Public Release: 

Tropical storm Enrique re-classified as a Tropical Storm

NASA/Goddard Space Flight Center


IMAGE: On July 17 at 10 a.m. GMT (6 a.m. EDT), RapidScat saw Enrique's strongest sustained winds at 21 meters per second (m/s) (46.9 mph/75.6 kph) north of the center.... view more

Credit: Credits: NASA JPL/Doug Tyler

Although it appeared that Tropical Storm Enrique had weakened to a tropical depression, satellite data revealed that there was still some punch left in the system and it was re-classified a tropical storm on July 17. Scatterometer data from Europe's METOP satellite and NASA's RapidScat instrument confirmed those tropical-storm-force winds were occurring in one part of the storm.

National Hurricane Center Forecaster Pasch noted on July 17, 2015 at 5 a.m. EDT, "Data from a recent ASCAT overpass showed that Enrique had not weakened quite as much as earlier estimated, and that there were still tropical storm force winds over the northwest quadrant of the cyclone." ASCAT-A is the Advanced Scatterometer that flies aboard Europe's EUMETSAT METOP satellite. ASCAT uses radar to measure the electromagnetic backscatter from the wind-roughened ocean surface, from which data on wind speed and direction can be derived. These products are processed by NOAA/NESDIS utilizing measurements from ASCAT. "The current intensity estimate is set at 35 knots resulting in the re-designation of the system as a tropical storm," Pasch said.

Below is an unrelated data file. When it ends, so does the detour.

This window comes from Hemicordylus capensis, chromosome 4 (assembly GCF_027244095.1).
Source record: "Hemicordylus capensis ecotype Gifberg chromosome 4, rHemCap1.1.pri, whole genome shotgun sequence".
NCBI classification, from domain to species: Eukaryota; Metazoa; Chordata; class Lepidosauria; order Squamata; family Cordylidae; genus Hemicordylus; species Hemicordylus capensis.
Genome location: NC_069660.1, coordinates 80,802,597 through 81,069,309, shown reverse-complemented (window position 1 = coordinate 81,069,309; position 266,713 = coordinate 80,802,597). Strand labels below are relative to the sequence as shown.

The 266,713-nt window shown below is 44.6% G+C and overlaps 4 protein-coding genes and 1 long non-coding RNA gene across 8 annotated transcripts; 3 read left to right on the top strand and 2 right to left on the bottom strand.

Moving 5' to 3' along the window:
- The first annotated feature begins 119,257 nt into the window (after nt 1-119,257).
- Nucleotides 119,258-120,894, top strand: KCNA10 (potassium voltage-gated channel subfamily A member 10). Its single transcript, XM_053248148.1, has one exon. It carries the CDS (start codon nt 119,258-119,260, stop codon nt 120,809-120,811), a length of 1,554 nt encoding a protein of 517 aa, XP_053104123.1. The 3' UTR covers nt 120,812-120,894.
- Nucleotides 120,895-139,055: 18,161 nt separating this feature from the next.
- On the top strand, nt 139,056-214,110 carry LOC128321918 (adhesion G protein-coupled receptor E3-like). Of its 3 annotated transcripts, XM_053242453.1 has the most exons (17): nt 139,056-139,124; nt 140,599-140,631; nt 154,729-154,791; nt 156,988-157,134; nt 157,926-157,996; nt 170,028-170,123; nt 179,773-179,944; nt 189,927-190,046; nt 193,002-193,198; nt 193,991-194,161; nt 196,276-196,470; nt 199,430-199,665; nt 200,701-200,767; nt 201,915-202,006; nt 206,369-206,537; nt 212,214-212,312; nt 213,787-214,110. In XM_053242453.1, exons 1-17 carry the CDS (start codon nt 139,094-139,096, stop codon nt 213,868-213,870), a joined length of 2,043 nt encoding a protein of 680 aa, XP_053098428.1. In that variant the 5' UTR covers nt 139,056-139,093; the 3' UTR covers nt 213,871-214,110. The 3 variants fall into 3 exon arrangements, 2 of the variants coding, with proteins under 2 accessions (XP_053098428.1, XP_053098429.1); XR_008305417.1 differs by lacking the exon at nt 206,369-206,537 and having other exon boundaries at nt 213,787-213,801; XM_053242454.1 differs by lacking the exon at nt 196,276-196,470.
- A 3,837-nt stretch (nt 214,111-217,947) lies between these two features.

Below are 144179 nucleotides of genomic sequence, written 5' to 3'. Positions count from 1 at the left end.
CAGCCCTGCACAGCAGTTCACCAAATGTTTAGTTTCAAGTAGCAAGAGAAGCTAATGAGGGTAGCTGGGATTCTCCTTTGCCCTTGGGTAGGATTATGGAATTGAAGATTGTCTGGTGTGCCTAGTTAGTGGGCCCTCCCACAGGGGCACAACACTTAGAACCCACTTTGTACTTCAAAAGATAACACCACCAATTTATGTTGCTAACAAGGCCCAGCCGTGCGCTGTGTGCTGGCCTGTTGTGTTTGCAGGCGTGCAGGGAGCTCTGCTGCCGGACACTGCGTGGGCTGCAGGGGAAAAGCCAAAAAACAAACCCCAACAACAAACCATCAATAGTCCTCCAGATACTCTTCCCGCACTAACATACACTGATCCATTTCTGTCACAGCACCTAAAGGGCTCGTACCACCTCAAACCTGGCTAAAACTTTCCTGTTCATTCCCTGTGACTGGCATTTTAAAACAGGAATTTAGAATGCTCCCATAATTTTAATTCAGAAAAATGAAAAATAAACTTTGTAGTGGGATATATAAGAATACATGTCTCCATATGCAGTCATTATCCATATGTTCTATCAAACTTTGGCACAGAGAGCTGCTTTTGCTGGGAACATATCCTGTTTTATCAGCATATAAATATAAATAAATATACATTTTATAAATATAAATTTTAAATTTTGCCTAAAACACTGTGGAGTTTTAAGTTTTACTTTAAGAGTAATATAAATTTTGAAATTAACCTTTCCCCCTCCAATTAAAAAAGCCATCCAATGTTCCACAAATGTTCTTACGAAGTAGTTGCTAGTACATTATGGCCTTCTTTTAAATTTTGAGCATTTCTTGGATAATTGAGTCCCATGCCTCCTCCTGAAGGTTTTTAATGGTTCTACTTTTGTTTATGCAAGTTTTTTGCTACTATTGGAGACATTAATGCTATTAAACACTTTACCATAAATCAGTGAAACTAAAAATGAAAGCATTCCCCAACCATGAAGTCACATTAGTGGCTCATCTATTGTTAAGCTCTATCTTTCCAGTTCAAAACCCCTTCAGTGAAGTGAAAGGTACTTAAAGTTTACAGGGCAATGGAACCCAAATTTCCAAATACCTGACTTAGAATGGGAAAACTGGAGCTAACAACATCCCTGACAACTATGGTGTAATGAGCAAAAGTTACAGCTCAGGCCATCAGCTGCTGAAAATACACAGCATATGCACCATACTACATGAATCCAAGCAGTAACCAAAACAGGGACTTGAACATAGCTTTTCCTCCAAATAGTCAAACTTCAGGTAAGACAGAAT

On July 16, RapidScat saw the Enrique's strongest sustained winds were near at 21 meters per second (m/s) (46.9 mph/ 75.6 kph) and just north of the center of circulation. When RapidScat analyzed the surface winds again on July 17 at 10 a.m. GMT (6 a.m. EDT), they were still at the same speed, and just north-northwest of the center of circulation.

At 5 a.m. EDT on July 17, the center of Tropical Storm Enrique was located near latitude 20.6 North and longitude 136.8 West, about 1,730 miles (2,785 km) west of the southern tip of Baja California, Mexico. Enrique was moving toward the west-northwest near 6 mph (9 kph and is expected to turn to the west-southwest. Satellite wind data indicate that the maximum sustained winds are near 40 mph (65 kph) with higher gusts.

Enrique should be traversing waters cooler than 25 degrees Celsius (77 Fahrenheit) and entraining rather stable air. Therefore, weakening is still anticipated and the system is forecast to degenerate into a remnant low by sometime on July 18.


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